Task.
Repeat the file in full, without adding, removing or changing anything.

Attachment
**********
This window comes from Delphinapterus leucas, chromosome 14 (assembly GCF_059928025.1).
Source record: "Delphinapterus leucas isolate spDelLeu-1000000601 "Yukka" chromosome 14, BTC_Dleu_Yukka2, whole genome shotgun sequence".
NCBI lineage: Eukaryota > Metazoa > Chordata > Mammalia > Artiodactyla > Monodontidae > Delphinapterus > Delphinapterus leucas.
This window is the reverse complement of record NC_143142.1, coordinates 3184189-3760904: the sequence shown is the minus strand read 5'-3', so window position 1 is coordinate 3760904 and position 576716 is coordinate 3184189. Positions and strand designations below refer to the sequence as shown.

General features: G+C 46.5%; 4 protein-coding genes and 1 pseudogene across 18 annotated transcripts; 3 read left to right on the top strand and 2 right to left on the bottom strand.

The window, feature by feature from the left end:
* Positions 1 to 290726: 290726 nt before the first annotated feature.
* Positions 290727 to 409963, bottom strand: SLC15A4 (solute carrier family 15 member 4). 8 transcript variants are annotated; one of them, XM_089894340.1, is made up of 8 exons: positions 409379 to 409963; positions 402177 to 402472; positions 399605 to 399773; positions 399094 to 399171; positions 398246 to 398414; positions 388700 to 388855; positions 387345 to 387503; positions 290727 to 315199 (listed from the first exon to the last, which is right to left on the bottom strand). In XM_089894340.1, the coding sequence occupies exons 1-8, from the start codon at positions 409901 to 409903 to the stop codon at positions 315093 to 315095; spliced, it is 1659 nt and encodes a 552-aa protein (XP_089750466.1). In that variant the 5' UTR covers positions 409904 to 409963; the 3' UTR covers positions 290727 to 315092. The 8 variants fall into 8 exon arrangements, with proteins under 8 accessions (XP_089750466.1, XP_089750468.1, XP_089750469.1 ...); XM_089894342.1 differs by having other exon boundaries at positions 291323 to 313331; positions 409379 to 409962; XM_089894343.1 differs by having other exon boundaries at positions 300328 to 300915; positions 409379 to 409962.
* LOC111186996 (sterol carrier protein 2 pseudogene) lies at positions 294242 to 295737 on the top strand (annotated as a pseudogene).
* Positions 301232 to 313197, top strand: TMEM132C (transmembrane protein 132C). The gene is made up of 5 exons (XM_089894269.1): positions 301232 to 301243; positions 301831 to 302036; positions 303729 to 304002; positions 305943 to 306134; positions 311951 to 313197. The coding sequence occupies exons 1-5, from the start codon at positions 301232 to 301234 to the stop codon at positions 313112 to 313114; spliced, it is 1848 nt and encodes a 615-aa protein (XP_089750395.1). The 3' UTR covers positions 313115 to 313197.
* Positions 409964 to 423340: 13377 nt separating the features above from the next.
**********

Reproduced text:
This window comes from Delphinapterus leucas, chromosome 14 (assembly GCF_059928025.1).
Source record: "Delphinapterus leucas isolate spDelLeu-1000000601 "Yukka" chromosome 14, BTC_Dleu_Yukka2, whole genome shotgun sequence".
NCBI lineage: Eukaryota > Metazoa > Chordata > Mammalia > Artiodactyla > Monodontidae > Delphinapterus > Delphinapterus leucas.
This window is the reverse complement of record NC_143142.1, coordinates 3184189-3760904: the sequence shown is the minus strand read 5'-3', so window position 1 is coordinate 3760904 and position 576716 is coordinate 3184189. Positions and strand designations below refer to the sequence as shown.

General features: G+C 46.5%; 4 protein-coding genes and 1 pseudogene across 18 annotated transcripts; 3 read left to right on the top strand and 2 right to left on the bottom strand.

The window, feature by feature from the left end:
* Positions 1 to 290726: 290726 nt before the first annotated feature.
* Positions 290727 to 409963, bottom strand: SLC15A4 (solute carrier family 15 member 4). 8 transcript variants are annotated; one of them, XM_089894340.1, is made up of 8 exons: positions 409379 to 409963; positions 402177 to 402472; positions 399605 to 399773; positions 399094 to 399171; positions 398246 to 398414; positions 388700 to 388855; positions 387345 to 387503; positions 290727 to 315199 (listed from the first exon to the last, which is right to left on the bottom strand). In XM_089894340.1, the coding sequence occupies exons 1-8, from the start codon at positions 409901 to 409903 to the stop codon at positions 315093 to 315095; spliced, it is 1659 nt and encodes a 552-aa protein (XP_089750466.1). In that variant the 5' UTR covers positions 409904 to 409963; the 3' UTR covers positions 290727 to 315092. The 8 variants fall into 8 exon arrangements, with proteins under 8 accessions (XP_089750466.1, XP_089750468.1, XP_089750469.1 ...); XM_089894342.1 differs by having other exon boundaries at positions 291323 to 313331; positions 409379 to 409962; XM_089894343.1 differs by having other exon boundaries at positions 300328 to 300915; positions 409379 to 409962.
* LOC111186996 (sterol carrier protein 2 pseudogene) lies at positions 294242 to 295737 on the top strand (annotated as a pseudogene).
* Positions 301232 to 313197, top strand: TMEM132C (transmembrane protein 132C). The gene is made up of 5 exons (XM_089894269.1): positions 301232 to 301243; positions 301831 to 302036; positions 303729 to 304002; positions 305943 to 306134; positions 311951 to 313197. The coding sequence occupies exons 1-5, from the start codon at positions 301232 to 301234 to the stop codon at positions 313112 to 313114; spliced, it is 1848 nt and encodes a 615-aa protein (XP_089750395.1). The 3' UTR covers positions 313115 to 313197.
* Positions 409964 to 423340: 13377 nt separating the features above from the next.